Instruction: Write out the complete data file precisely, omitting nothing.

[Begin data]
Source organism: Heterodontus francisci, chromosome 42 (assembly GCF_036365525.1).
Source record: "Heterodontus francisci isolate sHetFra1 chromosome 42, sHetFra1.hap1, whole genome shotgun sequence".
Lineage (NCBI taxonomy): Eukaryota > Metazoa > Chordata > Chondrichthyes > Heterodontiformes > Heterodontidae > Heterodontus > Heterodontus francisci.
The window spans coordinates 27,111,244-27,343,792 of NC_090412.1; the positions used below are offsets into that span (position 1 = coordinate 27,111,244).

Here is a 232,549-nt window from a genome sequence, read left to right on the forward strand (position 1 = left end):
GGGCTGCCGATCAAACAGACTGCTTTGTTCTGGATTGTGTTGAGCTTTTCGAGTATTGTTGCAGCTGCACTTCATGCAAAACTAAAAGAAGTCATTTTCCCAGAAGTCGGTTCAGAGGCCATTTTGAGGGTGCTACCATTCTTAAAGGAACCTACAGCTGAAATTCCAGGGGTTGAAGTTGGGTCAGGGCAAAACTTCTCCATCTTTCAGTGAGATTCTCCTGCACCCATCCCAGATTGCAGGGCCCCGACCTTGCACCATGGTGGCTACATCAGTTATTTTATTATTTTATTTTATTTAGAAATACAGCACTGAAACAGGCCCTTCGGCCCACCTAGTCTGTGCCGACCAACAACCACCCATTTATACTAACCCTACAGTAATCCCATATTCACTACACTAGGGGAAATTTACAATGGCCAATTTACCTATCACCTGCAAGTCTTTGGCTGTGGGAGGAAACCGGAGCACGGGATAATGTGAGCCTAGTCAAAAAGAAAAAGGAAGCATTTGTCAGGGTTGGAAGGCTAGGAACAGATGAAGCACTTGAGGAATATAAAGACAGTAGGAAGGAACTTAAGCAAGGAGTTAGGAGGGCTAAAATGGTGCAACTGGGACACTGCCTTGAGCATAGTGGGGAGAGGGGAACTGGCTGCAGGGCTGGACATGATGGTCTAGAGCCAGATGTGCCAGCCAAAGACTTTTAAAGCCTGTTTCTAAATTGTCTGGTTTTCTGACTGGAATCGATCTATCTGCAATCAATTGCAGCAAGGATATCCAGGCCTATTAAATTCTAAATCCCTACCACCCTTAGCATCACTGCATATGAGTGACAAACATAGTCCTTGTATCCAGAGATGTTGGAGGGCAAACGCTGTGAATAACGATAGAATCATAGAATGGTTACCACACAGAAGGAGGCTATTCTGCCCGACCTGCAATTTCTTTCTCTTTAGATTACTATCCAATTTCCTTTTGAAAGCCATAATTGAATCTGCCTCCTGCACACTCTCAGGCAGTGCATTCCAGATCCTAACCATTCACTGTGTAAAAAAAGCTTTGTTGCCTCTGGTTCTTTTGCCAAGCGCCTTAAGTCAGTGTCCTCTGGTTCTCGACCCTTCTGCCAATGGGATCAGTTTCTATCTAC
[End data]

Source organism: Heterodontus francisci, chromosome 42 (assembly GCF_036365525.1).
Source record: "Heterodontus francisci isolate sHetFra1 chromosome 42, sHetFra1.hap1, whole genome shotgun sequence".
Lineage (NCBI taxonomy): Eukaryota > Metazoa > Chordata > Chondrichthyes > Heterodontiformes > Heterodontidae > Heterodontus > Heterodontus francisci.
The window spans coordinates 27,111,244-27,343,792 of NC_090412.1; the positions used below are offsets into that span (position 1 = coordinate 27,111,244).

Here is a 232,549-nt window from a genome sequence, read left to right on the forward strand (position 1 = left end):
GGGCTGCCGATCAAACAGACTGCTTTGTTCTGGATTGTGTTGAGCTTTTCGAGTATTGTTGCAGCTGCACTTCATGCAAAACTAAAAGAAGTCATTTTCCCAGAAGTCGGTTCAGAGGCCATTTTGAGGGTGCTACCATTCTTAAAGGAACCTACAGCTGAAATTCCAGGGGTTGAAGTTGGGTCAGGGCAAAACTTCTCCATCTTTCAGTGAGATTCTCCTGCACCCATCCCAGATTGCAGGGCCCCGACCTTGCACCATGGTGGCTACATCAGTTATTTTATTATTTTATTTTATTTAGAAATACAGCACTGAAACAGGCCCTTCGGCCCACCTAGTCTGTGCCGACCAACAACCACCCATTTATACTAACCCTACAGTAATCCCATATTCACTACACTAGGGGAAATTTACAATGGCCAATTTACCTATCACCTGCAAGTCTTTGGCTGTGGGAGGAAACCGGAGCACGGGATAATGTGAGCCTAGTCAAAAAGAAAAAGGAAGCATTTGTCAGGGTTGGAAGGCTAGGAACAGATGAAGCACTTGAGGAATATAAAGACAGTAGGAAGGAACTTAAGCAAGGAGTTAGGAGGGCTAAAATGGTGCAACTGGGACACTGCCTTGAGCATAGTGGGGAGAGGGGAACTGGCTGCAGGGCTGGACATGATGGTCTAGAGCCAGATGTGCCAGCCAAAGACTTTTAAAGCCTGTTTCTAAATTGTCTGGTTTTCTGACTGGAATCGATCTATCTGCAATCAATTGCAGCAAGGATATCCAGGCCTATTAAATTCTAAATCCCTACCACCCTTAGCATCACTGCATATGAGTGACAAACATAGTCCTTGTATCCAGAGATGTTGGAGGGCAAACGCTGTGAATAACGATAGAATCATAGAATGGTTACCACACAGAAGGAGGCTATTCTGCCCGACCTGCAATTTCTTTCTCTTTAGATTACTATCCAATTTCCTTTTGAAAGCCATAATTGAATCTGCCTCCTGCACACTCTCAGGCAGTGCATTCCAGATCCTAACCATTCACTGTGTAAAAAAAGCTTTGTTGCCTCTGGTTCTTTTGCCAAGCGCCTTAAGTCAGTGTCCTCTGGTTCTCGACCCTTCTGCCAATGGGATCAGTTTCTATCTAC